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I have a small amount of regret now for posting a picture of a tactical compass and chronometer bracelet, with built in survival stealth storage and wrist flashlight. Once people look at it there is a chance that they get so excited that they forget how to read. This takes away from a great discussion that was started.

The fact is that fear sells and it sells well. Add to the discussion.

http://www.alternet.org/media/fear-sells-and-were-all-buying-how-marketers-channel-dark-forces-rake-billions

http://www.npr.org/templates/story/story.php?storyId=89713019

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PostPosted: Thu Sep 14, 2017 11:48 am 
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Asymetryczna wrote:
I have a small amount of regret now for posting a picture of a tactical compass and chronometer bracelet, with built in survival stealth storage and wrist flashlight. Once people look at it there is a chance that they get so excited that they forget how to read. This takes away from a great discussion that was started.

The fact is that fear sells and it sells well. Add to the discussion.

http://www.alternet.org/media/fear-sells-and-were-all-buying-how-marketers-channel-dark-forces-rake-billions

http://www.npr.org/templates/story/story.php?storyId=89713019

Ah crap I bought ten of them just on your recommendation. :clownshoes: I was going to wear five on each arm based on the more is better axiom. Akimbo style :lol:

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PostPosted: Thu Sep 14, 2017 11:54 am 
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Asymetryczna wrote:
I have a small amount of regret now for posting a picture of a tactical compass and chronometer bracelet, with built in survival stealth storage and wrist flashlight. Once people look at it there is a chance that they get so excited that they forget how to read. This takes away from a great discussion that was started.

The fact is that fear sells and it sells well. Add to the discussion.

http://www.alternet.org/media/fear-sells-and-were-all-buying-how-marketers-channel-dark-forces-rake-billions


Actually IMO you illustrated a related issue quite well.

The other issue with the viral nature of news is click bait. You posted click bait (your photo) and the thread attention shifted to a new narrative.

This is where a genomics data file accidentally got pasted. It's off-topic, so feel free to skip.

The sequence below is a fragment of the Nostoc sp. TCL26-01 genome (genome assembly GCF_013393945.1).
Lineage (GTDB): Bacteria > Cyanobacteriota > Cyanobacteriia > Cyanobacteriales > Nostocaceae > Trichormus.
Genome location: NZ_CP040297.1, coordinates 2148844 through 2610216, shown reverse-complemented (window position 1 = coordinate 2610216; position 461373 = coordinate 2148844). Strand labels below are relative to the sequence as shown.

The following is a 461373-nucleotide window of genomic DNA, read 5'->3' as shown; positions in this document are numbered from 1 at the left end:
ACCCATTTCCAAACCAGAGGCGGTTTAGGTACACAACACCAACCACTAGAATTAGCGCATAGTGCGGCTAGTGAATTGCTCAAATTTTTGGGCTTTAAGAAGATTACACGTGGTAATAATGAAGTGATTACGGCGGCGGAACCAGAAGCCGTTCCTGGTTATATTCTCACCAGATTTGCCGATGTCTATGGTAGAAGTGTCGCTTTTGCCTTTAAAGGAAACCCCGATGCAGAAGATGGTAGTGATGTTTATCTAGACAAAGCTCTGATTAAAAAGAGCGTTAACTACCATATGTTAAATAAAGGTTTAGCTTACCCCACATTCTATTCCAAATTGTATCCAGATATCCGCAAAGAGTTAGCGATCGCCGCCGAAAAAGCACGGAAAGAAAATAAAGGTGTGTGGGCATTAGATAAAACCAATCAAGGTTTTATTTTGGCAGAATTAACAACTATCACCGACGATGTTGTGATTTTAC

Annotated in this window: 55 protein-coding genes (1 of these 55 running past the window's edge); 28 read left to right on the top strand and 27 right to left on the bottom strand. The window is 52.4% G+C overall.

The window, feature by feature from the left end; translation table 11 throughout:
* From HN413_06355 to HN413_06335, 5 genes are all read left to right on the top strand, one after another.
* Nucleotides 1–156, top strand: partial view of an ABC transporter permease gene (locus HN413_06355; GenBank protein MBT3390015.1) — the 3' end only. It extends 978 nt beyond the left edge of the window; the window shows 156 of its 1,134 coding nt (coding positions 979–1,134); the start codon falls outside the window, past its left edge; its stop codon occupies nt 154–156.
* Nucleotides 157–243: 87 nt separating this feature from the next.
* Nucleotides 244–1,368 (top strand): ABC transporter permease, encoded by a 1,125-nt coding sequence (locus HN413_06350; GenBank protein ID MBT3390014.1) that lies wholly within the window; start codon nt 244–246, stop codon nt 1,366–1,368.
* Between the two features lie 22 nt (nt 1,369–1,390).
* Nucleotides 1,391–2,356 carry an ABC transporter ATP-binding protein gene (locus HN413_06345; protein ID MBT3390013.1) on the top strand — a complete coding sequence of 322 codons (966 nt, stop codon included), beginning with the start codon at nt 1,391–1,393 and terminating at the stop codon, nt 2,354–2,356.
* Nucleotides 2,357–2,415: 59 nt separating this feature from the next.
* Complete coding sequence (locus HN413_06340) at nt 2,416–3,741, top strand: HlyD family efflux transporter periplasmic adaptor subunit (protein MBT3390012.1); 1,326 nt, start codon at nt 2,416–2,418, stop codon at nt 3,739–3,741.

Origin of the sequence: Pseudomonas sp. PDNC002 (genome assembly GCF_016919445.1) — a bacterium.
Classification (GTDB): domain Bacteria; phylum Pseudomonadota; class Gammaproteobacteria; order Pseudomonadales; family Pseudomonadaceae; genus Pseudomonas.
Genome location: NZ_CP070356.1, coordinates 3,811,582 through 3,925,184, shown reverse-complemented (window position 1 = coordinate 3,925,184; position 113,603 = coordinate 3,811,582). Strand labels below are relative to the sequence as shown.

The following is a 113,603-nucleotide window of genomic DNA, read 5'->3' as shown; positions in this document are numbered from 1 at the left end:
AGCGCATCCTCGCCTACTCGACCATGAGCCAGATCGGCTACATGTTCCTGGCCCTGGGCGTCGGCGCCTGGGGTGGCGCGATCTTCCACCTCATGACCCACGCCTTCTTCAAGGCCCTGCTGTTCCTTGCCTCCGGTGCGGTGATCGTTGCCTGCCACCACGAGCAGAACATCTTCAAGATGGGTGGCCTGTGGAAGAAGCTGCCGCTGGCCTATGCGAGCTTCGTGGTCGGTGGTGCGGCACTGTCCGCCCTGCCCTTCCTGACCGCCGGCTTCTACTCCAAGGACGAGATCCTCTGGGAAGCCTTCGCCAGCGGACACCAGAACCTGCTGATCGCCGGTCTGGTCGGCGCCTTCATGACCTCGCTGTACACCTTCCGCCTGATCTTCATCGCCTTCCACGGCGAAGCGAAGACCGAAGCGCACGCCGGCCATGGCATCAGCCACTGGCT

The desire for clicks is what drives news now. We have gone from all the news fit to print to never let the truth get in the way of a good story/"clickbait".

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PostPosted: Fri Sep 15, 2017 2:05 pm 
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Stercutus wrote:
Digital streaming. I miss getting college ball sometimes. That is about it.

For what it's worth, we switched to Sling maybe a year ago, and have generally been happy with it for the price. They had 2 options, one with ESPN, one with a bunch of other sports (Fox, NBC, and BeIN, I think). Being primarily soccer-watchers, we went with the second. You do need a good internet connection, but this nerdy household was going to have that anyway.

It's also overall reduced how much TV we're watching, which is probably mentally healthy, though binge-watching over streaming still happens. I tend to get my news in the morning via radio, which is plenty fast but maybe reduces a little of the sensationalism.


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PostPosted: Sun Oct 01, 2017 8:57 am 
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During the London Blitz there were three kinds of people during the bombing.

Dead
Injured
Those who survived

Despite the obvious damage, the mental health of the population was surprisingly robust, and the robustness increased as the bombing increased as did the resolve.

This is one of the reasons the IRA bombing campaign failed on the British mainland, people adapting and normalising what occurs

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PostPosted: Sun Nov 05, 2017 8:05 am 
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I haven't had a TV in several years. I'm not missing a thing.

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PostPosted: Mon Nov 06, 2017 7:02 pm 
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You really aren't missing much on TV. With the exception of a few quality shows, it is a wasteland. I'm really concerned with the quality of new these days. There very obvious biases in the reporting of each network and it is obvious that networks have shrunk the number of reporters they have and increased the number of commentators. Over the past few years, the quality and credentials of the commentators has also declined. Objective facts seems scarce these days.

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PostPosted: Tue Nov 07, 2017 1:35 pm 
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TV-Shmee-vee. I have one. I watch it. When I turn it off I am bombarded with the same amount of advertising, marketing and half/truths from half a dozen other sources. The US Mail almost never leaves your mailbox empty, the radio channels are either paid for by someone else or encouraging you to pay for it directly or indirectly, and anything logged into the net is compiling your interests constantly.

No matter what sources you use for information these days it is nearly impossible to avoid the number and increasing variety of messages that Dr. Stephen Hawking has been attributed:
Killer robots spewing acidic celery juice on humans who have turned the Earth into a giant fireball."

Here's a guy the world has learned to love. His unbelievable ideas/discoveries and mind are fascinating. Do we only have a few hundred years? Will we colonize out there? Are there people maxing out the use of every word he uses to spread fear with viral efficiency?